Tens of thousands of college students will be toiling away this summer at financial advice internships around the nation, taking on projects like exploring new software and helping firms go paperless to planning office celebrations and client events.
Interns do not usually sit in on client meetings, mostly because of concerns about privacy, but they often prepare the materials advisers depend on for their presentations. Interns do interact with clients in other ways, such as answering phones or greeting them when they come into the office.
"During the year, we keep an Excel list of projects that we think would be good for our firm to do, and then before summer begins, we order them in terms of importance and dole them out to our interns," said Eileen Stevens, financial adviser with Abacus Planning Group.
The $890 million AUM planning firm, which has 28 people, has hired three interns for this summer.
Interns, typically college students with a year or two of classes under their belts, are often technology savvy and have suggested improvement projects that the firm adds to its list, Ms. Stevens said.
About 20% to 30% of their interns have later joined the firm full-time, she said.
Employing someone as an intern is a great way to get a good sense of someone's work ethic, whether they get along well with clients and co-workers, as well as how quickly they pick up new skills and will fit with the firm culture.
Bailey Davis, an Abacus intern enjoying her third summer working at the firm, said she likes being included in the business operations of the company while also learning more about the profession.
Over the years, she has completed projects such as helping the firm transition from paper to electronic files, a job she said required a lot of scanning, and analyzing the differences between health savings accounts.
Ms. Davis also is a member of the firm's "first impressions and administration" team, and in that role she's learned the importance of mastering phone skills and properly dressing for a professional environment.
She also appreciates that her bosses mix up the assignments.
"For every challenging project I'm assigned to complete, I'm given a task to create energy in the office," Ms. Davis said. "I've done it all from planning office birthday and Christmas parties to delivering flowers to clients on their birthday."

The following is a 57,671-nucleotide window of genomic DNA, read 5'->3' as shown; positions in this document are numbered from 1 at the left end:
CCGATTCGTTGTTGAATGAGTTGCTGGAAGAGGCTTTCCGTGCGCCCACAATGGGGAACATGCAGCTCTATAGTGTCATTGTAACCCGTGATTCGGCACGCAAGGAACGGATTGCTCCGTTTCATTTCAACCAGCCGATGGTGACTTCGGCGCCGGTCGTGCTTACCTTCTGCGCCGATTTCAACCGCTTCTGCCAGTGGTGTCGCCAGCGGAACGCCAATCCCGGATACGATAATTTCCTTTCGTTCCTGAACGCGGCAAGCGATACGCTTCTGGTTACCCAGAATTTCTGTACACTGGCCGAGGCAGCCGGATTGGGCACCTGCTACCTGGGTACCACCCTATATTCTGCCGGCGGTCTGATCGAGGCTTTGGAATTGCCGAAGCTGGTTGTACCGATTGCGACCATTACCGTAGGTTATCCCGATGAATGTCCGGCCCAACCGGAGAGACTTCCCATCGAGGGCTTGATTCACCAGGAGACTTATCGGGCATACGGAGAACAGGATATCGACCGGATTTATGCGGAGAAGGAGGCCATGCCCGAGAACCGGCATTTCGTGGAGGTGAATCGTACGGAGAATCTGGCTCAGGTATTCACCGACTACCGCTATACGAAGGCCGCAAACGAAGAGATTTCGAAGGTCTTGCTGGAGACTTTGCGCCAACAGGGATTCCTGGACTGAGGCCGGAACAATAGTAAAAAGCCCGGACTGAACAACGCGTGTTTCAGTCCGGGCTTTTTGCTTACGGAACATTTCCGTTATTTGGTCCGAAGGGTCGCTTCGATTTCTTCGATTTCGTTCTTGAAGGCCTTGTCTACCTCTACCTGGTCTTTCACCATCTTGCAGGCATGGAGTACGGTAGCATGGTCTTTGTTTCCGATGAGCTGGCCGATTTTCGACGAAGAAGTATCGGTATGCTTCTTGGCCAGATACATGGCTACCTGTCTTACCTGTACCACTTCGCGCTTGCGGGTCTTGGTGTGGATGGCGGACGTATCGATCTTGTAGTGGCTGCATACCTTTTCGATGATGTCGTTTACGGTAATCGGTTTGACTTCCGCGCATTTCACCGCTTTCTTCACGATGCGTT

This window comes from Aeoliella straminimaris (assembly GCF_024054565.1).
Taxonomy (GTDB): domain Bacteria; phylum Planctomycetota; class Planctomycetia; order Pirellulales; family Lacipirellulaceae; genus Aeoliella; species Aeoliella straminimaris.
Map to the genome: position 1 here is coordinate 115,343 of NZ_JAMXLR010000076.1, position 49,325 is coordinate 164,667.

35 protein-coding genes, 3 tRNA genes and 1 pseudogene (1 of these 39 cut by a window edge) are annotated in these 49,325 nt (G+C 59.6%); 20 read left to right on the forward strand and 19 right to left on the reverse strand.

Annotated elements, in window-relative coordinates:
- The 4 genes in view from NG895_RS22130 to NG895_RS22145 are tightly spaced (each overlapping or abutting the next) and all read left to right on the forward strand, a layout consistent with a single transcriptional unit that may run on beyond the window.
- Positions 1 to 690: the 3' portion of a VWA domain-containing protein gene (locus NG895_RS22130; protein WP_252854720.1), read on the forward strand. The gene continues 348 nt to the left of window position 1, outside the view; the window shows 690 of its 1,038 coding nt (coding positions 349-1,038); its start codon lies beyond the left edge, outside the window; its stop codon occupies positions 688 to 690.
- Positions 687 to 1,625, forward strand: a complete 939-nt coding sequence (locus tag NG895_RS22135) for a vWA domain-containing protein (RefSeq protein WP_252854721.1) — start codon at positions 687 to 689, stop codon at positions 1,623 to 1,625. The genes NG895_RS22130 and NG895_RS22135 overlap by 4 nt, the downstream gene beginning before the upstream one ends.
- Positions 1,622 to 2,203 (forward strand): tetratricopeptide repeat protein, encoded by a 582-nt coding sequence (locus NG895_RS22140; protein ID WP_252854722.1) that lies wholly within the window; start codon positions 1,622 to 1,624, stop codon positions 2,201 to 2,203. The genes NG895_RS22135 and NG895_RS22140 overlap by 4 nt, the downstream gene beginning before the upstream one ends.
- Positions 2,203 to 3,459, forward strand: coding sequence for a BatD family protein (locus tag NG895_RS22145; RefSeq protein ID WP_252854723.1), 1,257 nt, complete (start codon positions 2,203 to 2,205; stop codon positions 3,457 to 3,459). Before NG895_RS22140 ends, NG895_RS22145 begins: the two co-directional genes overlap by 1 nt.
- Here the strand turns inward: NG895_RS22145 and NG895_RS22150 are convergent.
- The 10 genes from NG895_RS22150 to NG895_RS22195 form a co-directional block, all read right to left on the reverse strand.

The level of responsibility interns are given differs greatly by firm, though it seems students working at smaller firms often get more opportunity to take on a variety of duties, simply because there are fewer hands available.
At Monument Wealth Management, which has eight people working at the $275 million AUM firm, its sole financial planning intern helps prepare for client meetings, tackling projects like examining performance reports for possible allocation adjustments and using planning software to model client questions.
"We are all-hands-on-deck, so an intern will get a huge breadth of experience doing things here," said Jessica Gibbs, a senior financial planner at Monument Wealth Management.
This year she's held weekly, hour-long sessions with intern Jeff Thomas to dig into various fundamental planning topics, such as understanding all the facets of an annuity.
Mr. Thomas even sits in on some client meetings, which he says has helped him gain insight into what clients are interested in knowing more about.
"I've learned a lot about estate planning," Mr. Thomas said. "I didn't realize everything that went into it and the impact of things done today having implications later in life."
Monument Wealth Management also bring non-finance interns into their operations.
It has two video production interns and a graphic design intern who work on marketing projects. This summer, these students are creating new graphics the firm's advisers will use in their initial meeting presentations with prospects.
Richard Saperstein, principal of Treasury Partners, part of HighTower Advisors, hires two interns each summer, and the firm trains them to do credit analyses, create due diligence reports and identify cash flow for clients, among other functions.
Sitting in on high-level operational meetings to discuss investments, changes to client portfolios and other leadership issues, as well as weekly lunches with a senior team member, are all part of the intern gig at Treasury Partners, which has 21 people and $8 billion in AUM.
"We want these kids to get an understanding of what it's like to work for a leading wealth management firm and what skills are needed," Mr. Saperstein said.
Brandon Simon, a senior at the University of Michigan, sent a letter and resume out to 10 New York firms listed on the Barron's top financial advisers' list asking for an internship, and he landed with Treasury Partners for the summer.
"We sit in on meetings with firm leaders and really see how the sausage is made," Mr. Simon said. "We get to see how they think through their decisions and factor in a lot of different aspects."
This summer RBC Wealth Management, which has $289 billion in client assets with about 1,800 financial advisers, has taken a unique approach with its 28 summer interns. In addition to their daily responsibilities at different divisions throughout the firm, which is a unit of RBC Capital Markets, at the end of their 10-week internship they will come together and present to senior executives their solutions to five long-range business issues facing the industry.
Tom Sagissor, president of RBC Wealth Management – U.S., said his firm is asking the college students to re-imagine client acquisition, strategies for communicating with clients, intergenerational decision making, financial education and attracting new financial advisers.
"Today's college students are incredibly technologically savvy, globally minded and creative," Mr. Sagissor said. "We are looking forward to hearing whatever solutions, examples and recommendations are given by these individuals on these topics."